News Service

Saturday, February 25

Kathryn Thornton

Veteran space shuttle astronaut Kathryn Thornton will speak at ISU March 6

Former astronaut Kathryn Thornton who logged 975 hours in space travel — including 21 hours on space walks — will speak at Iowa State as part of the Women's Leadership Lecture series. She will present "Why We Explore Space" at 8 p.m. Monday, March 6, in the Memorial Union Sun Room. Her talk is free and open to the public.

Yanhai Yin and members of his laboratory in an ISU greenhouse

Iowa State University researchers detail genetic mechanisms that govern growth and drought response in plants

New Iowa State University research outlines how the genetic pathways that govern growth and stress response in plants sometimes clash. The research could lead to better performing crop varieties.

Buck Runyan

Remuda Ranch director is March 1 keynote speaker for ISU Eating Disorder and Body Image Awareness Week

Buck Runyan, distinguished specialist in the treatment of eating disorders, will present "Eating Disorders Simplified" at 7 p.m. Wednesday, March 1, in the Memorial Union Sun Room. His presentation is the keynote address for Iowa State's Eating Disorder and Body Image Awareness Week, and is free and open to the public.

Greg Welk

Helping parents understand BMI may lead to positive changes in childhood obesity

Schools are taking a proactive approach to get students to move more, but it takes a team effort. A new study, published in Childhood Obesity, found parents were more likely to change their child’s lifestyle when schools provided educational materials along with the results of their child’s body mass index screening.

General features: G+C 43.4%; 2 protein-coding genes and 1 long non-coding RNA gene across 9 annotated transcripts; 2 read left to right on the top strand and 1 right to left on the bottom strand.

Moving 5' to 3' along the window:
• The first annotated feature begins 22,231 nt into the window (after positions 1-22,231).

Sriram Sundararajan

Iowa State engineer addresses need for scientists, engineers to engage the public

Iowa State University is helping faculty and graduate students develop broader impacts activities to engage the public and benefit society. An Iowa State engineer will describe the university's efforts during a seminar at the annual meeting of the American Association for the Advancement of Science.

Student participating in eye-tracking study

In the eye of the beholder: ISU researchers use eye-tracking technology to detect deception

Researchers in Iowa State University’s College of Business are using eye-tracking technology to better detect when people are lying. They’re specifically interested in cues that may signal deception during job interviews. Go inside the college’s neuroscience lab to see how the research could help businesses weed out dishonest employees.